From Page to Screen: Freaks (1932) and Truevine (2016)

Thoughts on the Book:

Truevine is not directly connected to Freaks, but it has tangential connections. The book documents the story of George and Willie Muse, two albino African American brothers who were kidnapped and forced to work in circus freak shows for decades throughout the early 20th century. Or so the common story goes.

As Virginia newspaper reporter Beth Macy discovered, the truth was more complicated than that. She uncovered evidence, though no means conclusive, that they were, essentially, sold to the circus by relatives. Regardless of the circumstances surrounding their entry into circus life, the brothers were certainly exploited, going unpaid for years before their mother engaged in several protracted legal battles on their behalf to ensure that they were at least fairly compensated. The two never appeared in Freaks, but the movie is filled with their contemporaries, who are frequently mentioned in Truevine.

There is a fascinating story buried within Truevine, but I felt like the author struggled with multiple organizational issues that weakened the book’s effect and rendered it confusing and hard to follow. Julie had warned me that the book had organizational issues, but it was difficult to appreciate how extensive they were until I started reading.

One of the biggest issues is that the author skipped back and forth between events with inadequate transitions and for no apparent reason. It made her timeline difficult to follow and spoiled some of the foreshadowing I suspect she was aiming for.

For example, she mentions several times that the boys may not have been kidnapped before she gets to that point. When she finally is ready to explain what she means, she then admits that the evidence is inconclusive but suggestive of a different story, then spends the rest of the book rotating between claiming they were kidnapped and claiming that they weren’t before she ultimately admits toward the end that she has no idea how they got into the circus. Whatever dramatic tension she could have developed in dropping a bombshell that the two may not have been kidnapped was spoiled by bringing that fact up multiple times before she advances the argument and then not developing her argument adequately once she gets there and then finally backtracking, which just makes it seem like she was going for drama instead of a factual accounting of what happened.

I also found that very little of the overall book dealt with the Muse brothers. Instead, the book largely focuses on their family and conditions in their native Virginia. I appreciate that this context is necessary for understanding a lot of what happens in the book, including the question of whether their family were the ones who turned them over to the circus and why they would do that, but by the end, the book reads more like a history of the Muse family and Roanoke, Virginia that lightly touches on the Muse brothers than the other way around.

The author’s tendency to insert herself and her rocky friendship with the Muses’ niece and her experiences in Roanoke and researching the story, as well as biographical information about seemingly everyone she encounters, including court researchers, also causes the Muses to come off as the least significant aspect of a book ostensibly focused on them.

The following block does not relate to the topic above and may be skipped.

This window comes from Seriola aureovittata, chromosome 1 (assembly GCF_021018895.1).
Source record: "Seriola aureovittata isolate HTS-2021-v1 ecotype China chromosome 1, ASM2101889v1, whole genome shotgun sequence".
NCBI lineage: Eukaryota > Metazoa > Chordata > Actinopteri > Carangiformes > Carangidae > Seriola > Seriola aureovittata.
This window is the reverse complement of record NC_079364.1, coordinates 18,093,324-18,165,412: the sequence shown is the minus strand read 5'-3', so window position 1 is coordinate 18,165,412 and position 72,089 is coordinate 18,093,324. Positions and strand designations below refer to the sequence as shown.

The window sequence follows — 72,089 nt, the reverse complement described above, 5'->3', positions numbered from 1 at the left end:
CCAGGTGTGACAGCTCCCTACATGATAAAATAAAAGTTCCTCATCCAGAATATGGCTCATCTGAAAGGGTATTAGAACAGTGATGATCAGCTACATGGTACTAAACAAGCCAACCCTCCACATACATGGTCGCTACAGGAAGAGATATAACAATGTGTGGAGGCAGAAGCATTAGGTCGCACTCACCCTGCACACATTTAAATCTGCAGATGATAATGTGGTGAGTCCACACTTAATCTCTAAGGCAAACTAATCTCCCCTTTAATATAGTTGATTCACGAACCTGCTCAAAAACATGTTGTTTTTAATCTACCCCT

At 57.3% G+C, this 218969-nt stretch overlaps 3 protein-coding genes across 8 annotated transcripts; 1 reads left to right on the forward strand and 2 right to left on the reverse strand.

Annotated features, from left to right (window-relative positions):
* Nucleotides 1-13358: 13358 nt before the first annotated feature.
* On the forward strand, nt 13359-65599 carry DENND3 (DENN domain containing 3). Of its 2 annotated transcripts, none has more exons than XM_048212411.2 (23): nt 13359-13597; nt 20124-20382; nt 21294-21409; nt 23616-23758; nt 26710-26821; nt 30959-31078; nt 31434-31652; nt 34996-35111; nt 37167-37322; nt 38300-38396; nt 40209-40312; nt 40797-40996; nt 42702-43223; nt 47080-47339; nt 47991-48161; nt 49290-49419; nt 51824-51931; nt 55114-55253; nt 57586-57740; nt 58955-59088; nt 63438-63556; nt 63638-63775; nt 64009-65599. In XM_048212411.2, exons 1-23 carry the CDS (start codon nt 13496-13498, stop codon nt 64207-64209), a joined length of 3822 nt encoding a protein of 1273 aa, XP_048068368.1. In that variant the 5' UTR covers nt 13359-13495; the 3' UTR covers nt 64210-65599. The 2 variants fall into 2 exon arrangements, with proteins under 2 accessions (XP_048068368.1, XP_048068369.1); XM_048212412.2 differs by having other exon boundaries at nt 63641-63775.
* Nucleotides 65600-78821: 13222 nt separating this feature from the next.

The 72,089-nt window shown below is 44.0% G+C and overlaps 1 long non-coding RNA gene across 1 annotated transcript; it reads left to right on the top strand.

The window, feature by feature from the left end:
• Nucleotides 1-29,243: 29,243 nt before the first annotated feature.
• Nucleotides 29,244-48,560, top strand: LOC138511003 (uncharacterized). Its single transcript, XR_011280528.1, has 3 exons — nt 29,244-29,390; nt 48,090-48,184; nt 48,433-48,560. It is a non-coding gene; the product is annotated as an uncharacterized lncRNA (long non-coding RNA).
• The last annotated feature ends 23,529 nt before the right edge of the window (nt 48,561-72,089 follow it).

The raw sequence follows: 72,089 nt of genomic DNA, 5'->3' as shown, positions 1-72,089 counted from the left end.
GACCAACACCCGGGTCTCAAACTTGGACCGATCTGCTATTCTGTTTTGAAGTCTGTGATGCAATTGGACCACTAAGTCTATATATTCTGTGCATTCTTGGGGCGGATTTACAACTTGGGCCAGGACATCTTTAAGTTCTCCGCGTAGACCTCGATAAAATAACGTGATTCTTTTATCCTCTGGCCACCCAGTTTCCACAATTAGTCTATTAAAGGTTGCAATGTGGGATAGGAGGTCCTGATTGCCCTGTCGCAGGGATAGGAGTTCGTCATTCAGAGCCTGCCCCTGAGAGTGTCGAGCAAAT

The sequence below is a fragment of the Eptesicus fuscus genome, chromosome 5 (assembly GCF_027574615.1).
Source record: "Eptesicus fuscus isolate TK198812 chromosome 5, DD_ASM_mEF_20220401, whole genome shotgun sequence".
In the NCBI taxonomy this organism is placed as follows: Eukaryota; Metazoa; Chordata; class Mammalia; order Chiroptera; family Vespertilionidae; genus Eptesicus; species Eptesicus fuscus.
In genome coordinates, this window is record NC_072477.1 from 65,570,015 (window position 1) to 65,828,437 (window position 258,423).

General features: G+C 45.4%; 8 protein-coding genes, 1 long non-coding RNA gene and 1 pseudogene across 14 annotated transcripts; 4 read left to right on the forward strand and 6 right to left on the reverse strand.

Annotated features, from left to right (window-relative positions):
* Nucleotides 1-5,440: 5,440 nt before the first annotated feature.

That’s not to say that the book is bad. I thought the author was a good writer and a thorough researcher. She raises some though-provoking questions, including were the brothers better off or not at the circus and if modern day society is really more enlightened in its treatment of “freaks.” Her discussion of these topics has nuance and is fair-minded, but I wish she had focused more of her attention to these matters than she did.

Ultimately, if you want to read a book about the Muse family and African American life in Roanoke, Virginia, this is a great book. But it’s not really a great book about George and Willie Muse because they seem to barely figure into the story being told.

The verdict: I preferred the movie. I’ve watched it twice now and would gladly watch it again. I learned a lot reading Truevine and–as I stated above–it isn’t a bad book, but it’s not really the book that it claims to be and some of its structural issues also make me unlikely to want to revisit it.

As always, please visit this link to our online library catalog for more information on either of these items.

Have you watched Freaks? Have you read Truevine? What’s your favorite circus story? Tell us in the comments!


Author: berryvillelibrary

"Our library, our future"

4 thoughts on “From Page to Screen: Freaks (1932) and Truevine (2016)”

Leave a Reply

Fill in your details below or click an icon to log in: Logo

You are commenting using your account. Log Out /  Change )

Google photo

You are commenting using your Google account. Log Out /  Change )

Twitter picture

You are commenting using your Twitter account. Log Out /  Change )

Facebook photo

You are commenting using your Facebook account. Log Out /  Change )

Connecting to %s